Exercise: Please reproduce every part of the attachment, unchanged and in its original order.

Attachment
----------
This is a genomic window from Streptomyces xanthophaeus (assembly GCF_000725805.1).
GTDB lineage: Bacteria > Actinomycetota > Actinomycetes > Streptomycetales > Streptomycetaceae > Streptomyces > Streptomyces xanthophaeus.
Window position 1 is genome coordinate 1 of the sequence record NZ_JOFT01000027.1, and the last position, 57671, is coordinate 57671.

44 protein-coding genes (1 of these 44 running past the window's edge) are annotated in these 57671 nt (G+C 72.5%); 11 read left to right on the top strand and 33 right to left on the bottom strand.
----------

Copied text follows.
This is a genomic window from Streptomyces xanthophaeus (assembly GCF_000725805.1).
GTDB lineage: Bacteria > Actinomycetota > Actinomycetes > Streptomycetales > Streptomycetaceae > Streptomyces > Streptomyces xanthophaeus.
Window position 1 is genome coordinate 1 of the sequence record NZ_JOFT01000027.1, and the last position, 57671, is coordinate 57671.

44 protein-coding genes (1 of these 44 running past the window's edge) are annotated in these 57671 nt (G+C 72.5%); 11 read left to right on the top strand and 33 right to left on the bottom strand.